So there is a little art window/gallery space on Clay in between Western and 1st that i pass on my way to Cherry Street for my morning Latte. This space always has a creative art display, very pretty and interesting, that catches my attention when i walk by. This week was a different story.
I couldn’t just walk by and glance, i literally stopped in my tracks, felt sick to my stomach, and had to stare for a little while to really confirm what i was seeing. Babies swaddled with swords that were coming out of the bottom of the swaddling (That tattoo etchings on their faces i did not even notice until two days later).
More after the Jump…
I immediately thought, you cannot put innocent babies looking seemingly serene with sharp blades shooting out of the bottom of their swaddle, that is simply not ok. It made me queezy. Hence the point, i guess. While my stomach was turning, I tried to think of what this art could possibly be trying to convey. I came to the conclusion of maybe babies aren’t so innocent or that they are sinful, or that this could represent what pain that they could grow into inflicting on others. As humans, we’ve all inflicted pain on others in one way or another. But i couldn’t really come to any conclusion beyond those. I walked away and the image stuck in my mind.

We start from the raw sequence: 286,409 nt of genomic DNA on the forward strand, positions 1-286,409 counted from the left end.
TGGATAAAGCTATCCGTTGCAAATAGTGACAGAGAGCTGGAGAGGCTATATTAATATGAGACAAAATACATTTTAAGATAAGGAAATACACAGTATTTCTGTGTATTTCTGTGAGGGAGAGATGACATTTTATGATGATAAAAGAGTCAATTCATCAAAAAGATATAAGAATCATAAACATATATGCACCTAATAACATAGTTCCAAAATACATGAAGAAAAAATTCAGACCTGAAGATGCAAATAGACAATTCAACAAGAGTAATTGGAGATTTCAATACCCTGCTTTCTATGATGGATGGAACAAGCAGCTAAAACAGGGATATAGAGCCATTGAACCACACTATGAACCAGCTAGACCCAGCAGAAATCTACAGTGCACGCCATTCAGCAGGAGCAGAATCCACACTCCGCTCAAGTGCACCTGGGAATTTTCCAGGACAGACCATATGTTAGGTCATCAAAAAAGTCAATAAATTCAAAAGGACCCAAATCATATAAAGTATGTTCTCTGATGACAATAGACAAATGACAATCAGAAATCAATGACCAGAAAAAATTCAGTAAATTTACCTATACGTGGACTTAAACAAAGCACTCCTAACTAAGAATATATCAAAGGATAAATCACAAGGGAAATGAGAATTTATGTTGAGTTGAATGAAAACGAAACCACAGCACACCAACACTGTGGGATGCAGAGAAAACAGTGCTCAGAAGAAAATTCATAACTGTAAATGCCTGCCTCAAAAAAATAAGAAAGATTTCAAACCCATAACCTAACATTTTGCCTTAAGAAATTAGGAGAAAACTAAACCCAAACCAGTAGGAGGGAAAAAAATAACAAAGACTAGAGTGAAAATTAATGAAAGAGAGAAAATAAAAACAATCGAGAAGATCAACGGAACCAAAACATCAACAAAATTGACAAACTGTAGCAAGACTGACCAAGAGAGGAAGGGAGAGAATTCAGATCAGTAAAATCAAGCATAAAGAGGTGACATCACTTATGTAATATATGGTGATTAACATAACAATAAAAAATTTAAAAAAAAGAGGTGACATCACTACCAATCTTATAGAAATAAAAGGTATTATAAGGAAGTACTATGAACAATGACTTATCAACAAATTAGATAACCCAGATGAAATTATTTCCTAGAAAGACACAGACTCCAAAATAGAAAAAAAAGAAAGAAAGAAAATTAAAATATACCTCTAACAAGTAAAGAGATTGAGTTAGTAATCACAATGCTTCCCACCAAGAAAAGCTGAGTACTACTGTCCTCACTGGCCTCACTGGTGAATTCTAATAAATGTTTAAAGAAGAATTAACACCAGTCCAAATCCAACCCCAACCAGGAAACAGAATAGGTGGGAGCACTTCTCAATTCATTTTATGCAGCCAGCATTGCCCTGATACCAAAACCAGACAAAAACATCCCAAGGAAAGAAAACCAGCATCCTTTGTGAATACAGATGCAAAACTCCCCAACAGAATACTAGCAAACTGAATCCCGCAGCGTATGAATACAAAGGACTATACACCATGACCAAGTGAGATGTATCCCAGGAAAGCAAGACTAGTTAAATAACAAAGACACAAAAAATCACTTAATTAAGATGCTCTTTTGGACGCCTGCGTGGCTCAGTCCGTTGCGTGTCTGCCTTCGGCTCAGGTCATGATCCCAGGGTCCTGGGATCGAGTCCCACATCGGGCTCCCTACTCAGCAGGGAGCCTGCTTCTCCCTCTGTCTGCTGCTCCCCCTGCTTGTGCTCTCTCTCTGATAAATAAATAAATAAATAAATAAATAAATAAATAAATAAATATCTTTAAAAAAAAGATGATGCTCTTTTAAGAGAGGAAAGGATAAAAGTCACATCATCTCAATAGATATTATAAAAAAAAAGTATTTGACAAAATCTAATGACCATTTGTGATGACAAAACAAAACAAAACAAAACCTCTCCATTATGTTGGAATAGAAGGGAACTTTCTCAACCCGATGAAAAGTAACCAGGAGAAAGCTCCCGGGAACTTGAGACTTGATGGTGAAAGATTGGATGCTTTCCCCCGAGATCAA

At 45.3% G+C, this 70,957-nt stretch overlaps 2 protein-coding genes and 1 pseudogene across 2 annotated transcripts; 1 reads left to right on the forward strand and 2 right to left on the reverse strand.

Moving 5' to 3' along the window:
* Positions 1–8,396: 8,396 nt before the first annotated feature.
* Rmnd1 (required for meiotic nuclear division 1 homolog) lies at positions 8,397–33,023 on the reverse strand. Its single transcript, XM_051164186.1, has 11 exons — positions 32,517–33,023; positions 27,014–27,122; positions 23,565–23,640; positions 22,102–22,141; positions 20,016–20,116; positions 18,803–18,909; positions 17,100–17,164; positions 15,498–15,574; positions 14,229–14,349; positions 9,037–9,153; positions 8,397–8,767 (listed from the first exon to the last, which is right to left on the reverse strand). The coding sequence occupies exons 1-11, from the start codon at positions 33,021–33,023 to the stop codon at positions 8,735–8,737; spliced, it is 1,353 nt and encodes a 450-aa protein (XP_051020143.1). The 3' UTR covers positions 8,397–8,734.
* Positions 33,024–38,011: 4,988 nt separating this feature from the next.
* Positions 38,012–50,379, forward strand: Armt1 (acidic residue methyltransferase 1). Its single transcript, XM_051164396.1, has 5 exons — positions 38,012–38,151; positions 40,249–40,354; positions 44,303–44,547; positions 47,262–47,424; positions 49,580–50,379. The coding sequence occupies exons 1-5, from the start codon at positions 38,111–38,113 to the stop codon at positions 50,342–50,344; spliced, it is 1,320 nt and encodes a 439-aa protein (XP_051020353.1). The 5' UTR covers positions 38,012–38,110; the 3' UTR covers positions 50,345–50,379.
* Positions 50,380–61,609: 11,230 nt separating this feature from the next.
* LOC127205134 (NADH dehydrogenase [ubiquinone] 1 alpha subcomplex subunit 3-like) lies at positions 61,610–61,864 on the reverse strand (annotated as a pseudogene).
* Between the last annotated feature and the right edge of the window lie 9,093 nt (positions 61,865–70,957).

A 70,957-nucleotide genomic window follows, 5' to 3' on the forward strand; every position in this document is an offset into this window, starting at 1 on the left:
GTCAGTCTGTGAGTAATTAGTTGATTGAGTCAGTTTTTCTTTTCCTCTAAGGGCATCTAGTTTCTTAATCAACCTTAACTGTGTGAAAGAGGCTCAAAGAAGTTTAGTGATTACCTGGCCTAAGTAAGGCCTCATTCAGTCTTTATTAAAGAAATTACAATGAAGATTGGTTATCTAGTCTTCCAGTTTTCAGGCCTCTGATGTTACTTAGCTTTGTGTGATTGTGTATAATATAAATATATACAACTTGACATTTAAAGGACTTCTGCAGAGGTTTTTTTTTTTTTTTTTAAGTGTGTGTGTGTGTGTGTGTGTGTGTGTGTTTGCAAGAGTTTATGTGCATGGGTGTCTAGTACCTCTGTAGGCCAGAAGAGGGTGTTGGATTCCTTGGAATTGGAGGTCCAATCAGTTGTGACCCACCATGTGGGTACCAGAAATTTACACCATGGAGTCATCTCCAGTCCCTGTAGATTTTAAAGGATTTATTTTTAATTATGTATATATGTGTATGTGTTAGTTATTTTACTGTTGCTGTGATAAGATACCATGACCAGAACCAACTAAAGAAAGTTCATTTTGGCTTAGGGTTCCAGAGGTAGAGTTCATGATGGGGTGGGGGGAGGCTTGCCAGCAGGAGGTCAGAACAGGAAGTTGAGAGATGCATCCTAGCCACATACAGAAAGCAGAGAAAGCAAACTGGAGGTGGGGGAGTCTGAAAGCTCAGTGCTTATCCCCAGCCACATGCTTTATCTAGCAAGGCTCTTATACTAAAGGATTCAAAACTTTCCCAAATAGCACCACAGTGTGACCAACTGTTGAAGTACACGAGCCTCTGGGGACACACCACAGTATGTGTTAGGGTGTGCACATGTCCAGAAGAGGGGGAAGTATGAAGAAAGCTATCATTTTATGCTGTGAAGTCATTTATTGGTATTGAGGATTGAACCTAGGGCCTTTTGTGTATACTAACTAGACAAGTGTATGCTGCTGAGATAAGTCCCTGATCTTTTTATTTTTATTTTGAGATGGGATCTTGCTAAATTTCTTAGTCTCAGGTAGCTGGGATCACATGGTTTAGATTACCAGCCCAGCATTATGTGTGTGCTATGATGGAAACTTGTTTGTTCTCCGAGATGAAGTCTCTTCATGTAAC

Two days later, i was walking by it for the 2nd time and saw a gentleman opening the door to the display with his key. I of course had to stop and ask him if this was his. I mean it is not every day that you see art that really affects you. It was Joseph C. Roberts, the curator, with the Center on Contemporary Art (COCA). He was clearly just as excited to talk about this with me, i was to ask. He told me that children were born into the world tainted by the sins of their fathers… or something along those lines. He then gave me a book published as a supplement to this exhibition. I mean, there is a whole book published as a supplement! I’ve read it, and it is super interesting. I’ve included some of it in the links below for you as well. It explains in detail the heart, thought and artist background behind this exhibition.
If you haven’t seen this display on Clay st. between Western and 1st, take a walk and check it out yourself. You’ve got to see this to believe it. There is also a larger scale showing at the Coca Museum in Ballard until November 14th.
Allegorical Babies and Violence in Harris Purnomo’s Work by Hendro Wiyanto “The big world of unlikely violence is already contained in the small world of the baby.”
Harris Purmono: VIsual Poetry by Joseph C. Roberts “I don’t know whether i should be afraid of or in love with Haris Purmono’s work-and I am afraid to ask; but i do, over and over again.”